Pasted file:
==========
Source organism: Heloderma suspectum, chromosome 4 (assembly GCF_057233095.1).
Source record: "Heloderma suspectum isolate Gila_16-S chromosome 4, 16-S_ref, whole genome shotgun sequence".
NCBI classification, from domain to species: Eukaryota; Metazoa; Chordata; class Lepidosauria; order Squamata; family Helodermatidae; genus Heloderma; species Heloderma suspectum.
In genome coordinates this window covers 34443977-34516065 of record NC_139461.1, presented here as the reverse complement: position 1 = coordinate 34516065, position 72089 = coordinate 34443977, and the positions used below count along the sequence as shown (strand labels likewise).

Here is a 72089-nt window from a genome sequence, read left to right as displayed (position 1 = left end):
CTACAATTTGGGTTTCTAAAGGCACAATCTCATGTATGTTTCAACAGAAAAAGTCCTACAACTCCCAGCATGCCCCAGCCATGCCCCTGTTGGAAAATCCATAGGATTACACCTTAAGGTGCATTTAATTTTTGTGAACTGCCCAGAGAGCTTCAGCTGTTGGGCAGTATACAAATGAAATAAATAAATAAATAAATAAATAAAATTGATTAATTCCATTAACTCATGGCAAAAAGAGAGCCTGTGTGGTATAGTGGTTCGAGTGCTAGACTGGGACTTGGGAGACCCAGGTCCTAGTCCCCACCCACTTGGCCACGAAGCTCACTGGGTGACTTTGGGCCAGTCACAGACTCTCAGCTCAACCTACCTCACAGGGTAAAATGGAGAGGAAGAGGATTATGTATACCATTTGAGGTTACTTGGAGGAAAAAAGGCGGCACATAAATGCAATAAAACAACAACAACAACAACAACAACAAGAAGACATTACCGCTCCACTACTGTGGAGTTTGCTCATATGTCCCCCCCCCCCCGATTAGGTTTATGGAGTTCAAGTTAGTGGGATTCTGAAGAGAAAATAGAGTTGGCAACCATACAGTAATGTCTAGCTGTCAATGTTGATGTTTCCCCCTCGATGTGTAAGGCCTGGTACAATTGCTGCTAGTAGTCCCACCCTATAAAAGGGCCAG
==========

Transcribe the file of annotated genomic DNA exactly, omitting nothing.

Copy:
Source organism: Heloderma suspectum, chromosome 4 (assembly GCF_057233095.1).
Source record: "Heloderma suspectum isolate Gila_16-S chromosome 4, 16-S_ref, whole genome shotgun sequence".
NCBI classification, from domain to species: Eukaryota; Metazoa; Chordata; class Lepidosauria; order Squamata; family Helodermatidae; genus Heloderma; species Heloderma suspectum.
In genome coordinates this window covers 34443977-34516065 of record NC_139461.1, presented here as the reverse complement: position 1 = coordinate 34516065, position 72089 = coordinate 34443977, and the positions used below count along the sequence as shown (strand labels likewise).

Here is a 72089-nt window from a genome sequence, read left to right as displayed (position 1 = left end):
CTACAATTTGGGTTTCTAAAGGCACAATCTCATGTATGTTTCAACAGAAAAAGTCCTACAACTCCCAGCATGCCCCAGCCATGCCCCTGTTGGAAAATCCATAGGATTACACCTTAAGGTGCATTTAATTTTTGTGAACTGCCCAGAGAGCTTCAGCTGTTGGGCAGTATACAAATGAAATAAATAAATAAATAAATAAATAAAATTGATTAATTCCATTAACTCATGGCAAAAAGAGAGCCTGTGTGGTATAGTGGTTCGAGTGCTAGACTGGGACTTGGGAGACCCAGGTCCTAGTCCCCACCCACTTGGCCACGAAGCTCACTGGGTGACTTTGGGCCAGTCACAGACTCTCAGCTCAACCTACCTCACAGGGTAAAATGGAGAGGAAGAGGATTATGTATACCATTTGAGGTTACTTGGAGGAAAAAAGGCGGCACATAAATGCAATAAAACAACAACAACAACAACAACAACAAGAAGACATTACCGCTCCACTACTGTGGAGTTTGCTCATATGTCCCCCCCCCCCCGATTAGGTTTATGGAGTTCAAGTTAGTGGGATTCTGAAGAGAAAATAGAGTTGGCAACCATACAGTAATGTCTAGCTGTCAATGTTGATGTTTCCCCCTCGATGTGTAAGGCCTGGTACAATTGCTGCTAGTAGTCCCACCCTATAAAAGGGCCAG